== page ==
Graduate Admission Exams Undergo Changes due to COVID-19 Pandemic

Prospective graduate students who are planning to attend post-graduate schools will be taking  their admissions tests online after the closure of test centers due to the ongoing COVID-19 pandemic. The administrators of the Graduate Record Examination, Graduate Management Admission Test, and the Law School Admission Test have made a series of changes, including moving their exams to an online format, to provide continued student access. 

  • GRE for prospective grad school students: In-person exams are expected to remain on hold until June 30 and the online version retains the same content and structure. A computer device with Windows system and a functional webcam is required; whiteboards and papers with transparent sheet protectors are allowed for note taking. 
  • GMAT for prospective business school students: A temporary option of online and at-home exams is available between April 20 and June 15. The new version has the same time limit and number of questions but it does not include the Analytical Writing Assessment section. For now, test takers can only take the online GMAT once, and score cancellation is not available. 
  • LSAT for prospective law school students: An online proctored version of the LSAT called the LSAT-Flex will be administered in June and July for students who have already registered to take the in-person test. The new version will have three 35-minute scored sections and a separate LSAT writing portion.
  • MCAT for prospective medical school students: Three test appointments are now available per test dates at test centers between May 29 and September 28. The exam has been shortened to 5 hours and 45 minutes from the usual 7 hours and 30 minutes, and it will still have four sections. 

“We haven’t heard that any graduate school, business school, or law school will evaluate applicants who take the at-home versions of the GRE, GMAT, and LSAT, respectively, any differently from applicants who took the traditional forms of the exams,” Jeff Thomas, Executive Director of Admissions Programs for Kaplan Test Prep, said. “The tests themselves, while slightly altered, still feature the same question and section types, so all the preparation strategies and techniques remain.”

Although the knowledge that is tested on the exam remains the same, Eleanor Roosevelt College junior Elle Peterson, an international studies – sociology student, told The UCSD Guardian about concerns that have arisen as she studies for her LSAT-Flex exam in June.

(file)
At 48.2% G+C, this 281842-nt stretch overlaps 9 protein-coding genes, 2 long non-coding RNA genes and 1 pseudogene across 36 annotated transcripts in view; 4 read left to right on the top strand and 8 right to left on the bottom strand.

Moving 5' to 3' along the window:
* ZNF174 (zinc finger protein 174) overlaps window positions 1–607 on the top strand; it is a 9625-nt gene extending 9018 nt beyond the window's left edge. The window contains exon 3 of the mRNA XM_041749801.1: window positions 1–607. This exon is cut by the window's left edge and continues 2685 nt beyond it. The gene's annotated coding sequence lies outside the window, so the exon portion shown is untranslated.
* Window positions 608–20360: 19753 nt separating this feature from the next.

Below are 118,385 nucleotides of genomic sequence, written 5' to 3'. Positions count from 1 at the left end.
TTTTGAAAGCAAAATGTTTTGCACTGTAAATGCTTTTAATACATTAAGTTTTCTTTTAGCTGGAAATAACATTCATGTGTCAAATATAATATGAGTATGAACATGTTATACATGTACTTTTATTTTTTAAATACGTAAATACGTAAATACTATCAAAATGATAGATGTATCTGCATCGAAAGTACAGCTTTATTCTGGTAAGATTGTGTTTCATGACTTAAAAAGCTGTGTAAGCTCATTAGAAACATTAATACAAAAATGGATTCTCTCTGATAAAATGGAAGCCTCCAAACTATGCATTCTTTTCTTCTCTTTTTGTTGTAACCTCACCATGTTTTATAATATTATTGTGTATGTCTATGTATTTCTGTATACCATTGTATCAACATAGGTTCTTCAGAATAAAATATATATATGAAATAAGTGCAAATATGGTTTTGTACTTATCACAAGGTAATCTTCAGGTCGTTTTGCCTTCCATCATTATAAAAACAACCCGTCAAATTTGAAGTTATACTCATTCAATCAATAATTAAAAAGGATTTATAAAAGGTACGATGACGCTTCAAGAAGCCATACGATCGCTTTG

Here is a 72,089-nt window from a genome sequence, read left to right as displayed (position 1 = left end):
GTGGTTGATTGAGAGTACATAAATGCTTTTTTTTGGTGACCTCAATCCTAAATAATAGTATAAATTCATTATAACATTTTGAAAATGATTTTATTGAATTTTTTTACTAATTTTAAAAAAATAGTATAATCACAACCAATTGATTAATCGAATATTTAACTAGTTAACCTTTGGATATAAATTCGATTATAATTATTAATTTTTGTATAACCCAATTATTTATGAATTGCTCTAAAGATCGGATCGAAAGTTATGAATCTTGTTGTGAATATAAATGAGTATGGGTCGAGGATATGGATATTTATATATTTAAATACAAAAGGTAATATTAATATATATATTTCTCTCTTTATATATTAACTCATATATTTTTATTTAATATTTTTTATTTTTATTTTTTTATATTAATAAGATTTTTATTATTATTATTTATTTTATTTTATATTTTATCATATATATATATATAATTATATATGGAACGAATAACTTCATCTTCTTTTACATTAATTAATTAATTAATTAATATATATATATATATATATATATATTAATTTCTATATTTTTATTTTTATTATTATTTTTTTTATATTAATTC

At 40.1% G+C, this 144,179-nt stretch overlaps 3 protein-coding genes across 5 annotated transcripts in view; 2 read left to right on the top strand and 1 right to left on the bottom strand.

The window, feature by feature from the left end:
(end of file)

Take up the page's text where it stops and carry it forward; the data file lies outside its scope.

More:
“As I struggle to focus in my apartment I am extremely worried this will translate to my exam,” Peterson said. “Rolling out of bed like I do everyday to sit at the same dining room table isn’t conducive to that natural test anxiety that would help me succeed. Also, I have a noisy needy cat, 3 roommates, a sick parent at home where every call from them could be bad news, and my apartment is right next to a busy street. I feel like the distractions will make it a difficult testing environment.”

 Despite these struggles, Peterson also shared some positive notes about how she stays connected with other folks.

“The test is going to be different, but it doesn’t mean it has to be bad,” she said. “This is uncharted territory for everyone and you don’t have to go it alone. Reddit threads are your friend for updated information and talking about the outcomes of the LSAT-Flex with people who understand what you’re going through.”

Sixth College junior York Zhang, a bioengineering major who took the at-home GRE in April, shared his test experience and offered some advice for test-taking.

“The most inconvenient part of the GRE test is the note taking: you cannot use white paper; you need to use a white board or a plastic erasable paper instead,” Zhang said. “I used the white board so I have to half stand while writing drafts.”

York also provided some helpful testing advice to the Guardian which can apply to all at-home proctored administration exams: 

  1. The proctor will make sure your face is in the camera during the test. So they may remind you to make yourself visible during the test. To avoid such interruptions, it’s best to make sure that you are inside the camera’s viewpoint at all times. 
  2. Testers are responsible to make sure their equipment is working. Before the test, make sure everything, including the camera and microphone, is working well. It’s not a bad thing to check often before the exam. Because the online GRE uses the Windows system, for those who are unfamiliar with it, you can talk to the proctor directly if you don’t want to risk any accidents of switching the window.
  3. Make sure that any background noises are as low as possible, especially for those who are sensitive to noise. Someone like roommates or family members may interrupt you during the test, so be sure to notify them of your testing time advance. 
  4. Before the test, the proctor will check your ID. Then you will need to stand up and use your webcam to shoot the 4 corners of your room and the space underneath your table. Then you will be asked to turn off your phone in front of the proctor and put it to a place inside of the camera’s vision. If you leave the room during the test, you will be asked to redo the process above.
  5. When preparing an at-home test site, make sure there is nothing “weird” around you that may catch the proctor’s attention. Read the requirements one by one carefully, and don’t take any chance that’s not necessary.

The above exam updates are subject to change as the pandemic progresses. Students are encouraged to check official exam websites often for any future updates. 

Photo courtesy of US News and World Report.